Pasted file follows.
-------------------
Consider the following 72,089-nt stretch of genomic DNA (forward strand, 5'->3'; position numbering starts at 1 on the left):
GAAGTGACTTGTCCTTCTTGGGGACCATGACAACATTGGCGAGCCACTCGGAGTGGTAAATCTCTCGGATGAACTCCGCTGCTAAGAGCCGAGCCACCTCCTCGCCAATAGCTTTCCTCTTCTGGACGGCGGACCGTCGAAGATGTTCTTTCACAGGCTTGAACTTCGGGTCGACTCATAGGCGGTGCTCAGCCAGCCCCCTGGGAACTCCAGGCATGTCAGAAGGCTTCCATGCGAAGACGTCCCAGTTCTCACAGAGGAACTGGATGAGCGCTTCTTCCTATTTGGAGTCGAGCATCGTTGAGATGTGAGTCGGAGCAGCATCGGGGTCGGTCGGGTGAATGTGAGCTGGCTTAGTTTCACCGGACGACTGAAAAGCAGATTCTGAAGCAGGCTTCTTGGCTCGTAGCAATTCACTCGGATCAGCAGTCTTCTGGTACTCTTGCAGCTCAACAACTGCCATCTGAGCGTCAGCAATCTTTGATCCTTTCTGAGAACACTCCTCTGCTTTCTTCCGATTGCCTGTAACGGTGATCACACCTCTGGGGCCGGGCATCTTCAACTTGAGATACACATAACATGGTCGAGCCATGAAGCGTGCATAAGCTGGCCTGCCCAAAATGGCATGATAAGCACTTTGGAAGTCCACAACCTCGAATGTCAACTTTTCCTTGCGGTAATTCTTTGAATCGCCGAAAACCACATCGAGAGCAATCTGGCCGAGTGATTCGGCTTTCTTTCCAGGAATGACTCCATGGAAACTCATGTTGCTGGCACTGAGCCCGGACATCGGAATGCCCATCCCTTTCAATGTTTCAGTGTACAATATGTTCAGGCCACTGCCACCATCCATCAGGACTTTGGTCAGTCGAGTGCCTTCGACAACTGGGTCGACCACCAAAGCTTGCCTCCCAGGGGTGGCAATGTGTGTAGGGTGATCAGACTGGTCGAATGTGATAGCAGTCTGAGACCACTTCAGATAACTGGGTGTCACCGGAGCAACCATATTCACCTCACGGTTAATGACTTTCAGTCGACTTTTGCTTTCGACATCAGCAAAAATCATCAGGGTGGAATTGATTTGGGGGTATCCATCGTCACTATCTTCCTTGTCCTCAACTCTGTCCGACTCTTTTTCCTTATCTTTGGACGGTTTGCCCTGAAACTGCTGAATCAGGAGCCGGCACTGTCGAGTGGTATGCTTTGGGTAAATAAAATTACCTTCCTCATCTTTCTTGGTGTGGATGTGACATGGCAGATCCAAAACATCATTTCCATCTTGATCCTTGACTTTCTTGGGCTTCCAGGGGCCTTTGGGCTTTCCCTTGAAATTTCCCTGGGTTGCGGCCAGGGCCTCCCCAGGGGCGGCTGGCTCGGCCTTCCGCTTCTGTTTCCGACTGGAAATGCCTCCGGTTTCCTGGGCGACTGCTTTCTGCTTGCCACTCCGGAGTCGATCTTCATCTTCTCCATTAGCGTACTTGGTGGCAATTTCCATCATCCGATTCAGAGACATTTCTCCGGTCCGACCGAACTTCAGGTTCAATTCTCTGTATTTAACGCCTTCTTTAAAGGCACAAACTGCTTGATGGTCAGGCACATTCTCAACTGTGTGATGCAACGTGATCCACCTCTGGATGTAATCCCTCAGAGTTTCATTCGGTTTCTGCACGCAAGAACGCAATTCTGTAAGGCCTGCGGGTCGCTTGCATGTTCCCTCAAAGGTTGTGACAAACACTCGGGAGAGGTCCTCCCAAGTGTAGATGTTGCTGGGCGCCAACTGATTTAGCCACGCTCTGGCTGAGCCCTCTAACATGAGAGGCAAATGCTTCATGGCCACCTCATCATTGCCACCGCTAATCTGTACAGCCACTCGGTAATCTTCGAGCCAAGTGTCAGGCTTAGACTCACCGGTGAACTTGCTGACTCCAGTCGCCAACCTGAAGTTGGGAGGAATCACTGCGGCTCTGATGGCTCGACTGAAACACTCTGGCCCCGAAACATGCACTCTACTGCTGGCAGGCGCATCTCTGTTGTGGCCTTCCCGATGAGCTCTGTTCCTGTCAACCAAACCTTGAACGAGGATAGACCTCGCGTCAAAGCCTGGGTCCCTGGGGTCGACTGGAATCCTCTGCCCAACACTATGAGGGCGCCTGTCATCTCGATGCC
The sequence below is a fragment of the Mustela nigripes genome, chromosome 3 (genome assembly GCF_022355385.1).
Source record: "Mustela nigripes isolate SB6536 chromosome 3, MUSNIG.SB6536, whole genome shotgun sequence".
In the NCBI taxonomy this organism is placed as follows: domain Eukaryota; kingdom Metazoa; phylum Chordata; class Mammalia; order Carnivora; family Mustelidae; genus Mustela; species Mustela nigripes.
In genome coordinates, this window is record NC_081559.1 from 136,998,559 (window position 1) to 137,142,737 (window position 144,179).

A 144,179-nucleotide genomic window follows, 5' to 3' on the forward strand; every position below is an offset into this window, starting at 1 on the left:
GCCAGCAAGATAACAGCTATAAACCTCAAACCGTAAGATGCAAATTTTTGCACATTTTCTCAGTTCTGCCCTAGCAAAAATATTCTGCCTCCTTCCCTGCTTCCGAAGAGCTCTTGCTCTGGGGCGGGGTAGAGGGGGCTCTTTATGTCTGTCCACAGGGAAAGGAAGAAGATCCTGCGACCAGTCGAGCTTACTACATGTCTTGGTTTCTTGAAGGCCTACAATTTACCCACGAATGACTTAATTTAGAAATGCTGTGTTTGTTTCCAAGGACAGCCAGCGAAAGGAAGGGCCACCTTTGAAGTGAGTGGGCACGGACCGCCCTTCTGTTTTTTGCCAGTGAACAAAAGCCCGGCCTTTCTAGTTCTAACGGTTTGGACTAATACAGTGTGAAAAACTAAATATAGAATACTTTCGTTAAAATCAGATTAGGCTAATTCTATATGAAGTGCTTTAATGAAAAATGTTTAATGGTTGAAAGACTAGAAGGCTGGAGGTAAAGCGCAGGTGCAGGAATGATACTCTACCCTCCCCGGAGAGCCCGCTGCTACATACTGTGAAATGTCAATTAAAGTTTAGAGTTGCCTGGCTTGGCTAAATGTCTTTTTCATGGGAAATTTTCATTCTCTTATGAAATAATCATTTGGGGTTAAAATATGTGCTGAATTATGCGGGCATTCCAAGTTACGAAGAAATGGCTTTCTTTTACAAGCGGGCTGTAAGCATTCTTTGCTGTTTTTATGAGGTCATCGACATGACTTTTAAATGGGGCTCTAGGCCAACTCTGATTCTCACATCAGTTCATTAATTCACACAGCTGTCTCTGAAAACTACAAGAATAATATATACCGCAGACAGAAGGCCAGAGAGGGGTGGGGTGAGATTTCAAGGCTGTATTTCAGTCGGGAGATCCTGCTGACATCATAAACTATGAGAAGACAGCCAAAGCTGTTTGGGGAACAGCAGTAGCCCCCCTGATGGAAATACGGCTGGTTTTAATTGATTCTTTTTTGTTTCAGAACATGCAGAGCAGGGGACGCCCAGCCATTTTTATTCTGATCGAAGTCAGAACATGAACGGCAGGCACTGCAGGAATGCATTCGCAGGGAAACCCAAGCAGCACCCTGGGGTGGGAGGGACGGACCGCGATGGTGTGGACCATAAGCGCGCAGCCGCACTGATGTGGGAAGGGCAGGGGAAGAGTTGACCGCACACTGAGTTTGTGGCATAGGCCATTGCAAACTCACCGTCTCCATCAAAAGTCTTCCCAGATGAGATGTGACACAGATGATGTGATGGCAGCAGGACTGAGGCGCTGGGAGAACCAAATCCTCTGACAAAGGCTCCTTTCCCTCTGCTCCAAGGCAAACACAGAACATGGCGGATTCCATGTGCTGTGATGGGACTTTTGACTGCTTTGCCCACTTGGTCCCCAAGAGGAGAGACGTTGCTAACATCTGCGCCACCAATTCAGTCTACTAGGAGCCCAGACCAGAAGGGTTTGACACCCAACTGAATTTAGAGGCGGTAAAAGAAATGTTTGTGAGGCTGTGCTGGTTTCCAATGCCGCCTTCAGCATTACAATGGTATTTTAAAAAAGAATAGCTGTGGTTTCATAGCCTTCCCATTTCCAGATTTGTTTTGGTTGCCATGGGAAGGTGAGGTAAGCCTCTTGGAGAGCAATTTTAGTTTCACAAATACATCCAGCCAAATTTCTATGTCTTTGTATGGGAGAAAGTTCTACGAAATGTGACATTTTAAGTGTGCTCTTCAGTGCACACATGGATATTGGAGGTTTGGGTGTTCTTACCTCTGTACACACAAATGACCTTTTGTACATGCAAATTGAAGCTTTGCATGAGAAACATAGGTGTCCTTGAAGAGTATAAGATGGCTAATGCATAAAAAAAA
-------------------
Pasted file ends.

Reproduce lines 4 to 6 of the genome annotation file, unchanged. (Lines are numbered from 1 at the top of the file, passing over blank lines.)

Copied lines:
Source record: "Mustela nigripes isolate SB6536 chromosome 3, MUSNIG.SB6536, whole genome shotgun sequence".
In the NCBI taxonomy this organism is placed as follows: domain Eukaryota; kingdom Metazoa; phylum Chordata; class Mammalia; order Carnivora; family Mustelidae; genus Mustela; species Mustela nigripes.
In genome coordinates, this window is record NC_081559.1 from 136,998,559 (window position 1) to 137,142,737 (window position 144,179).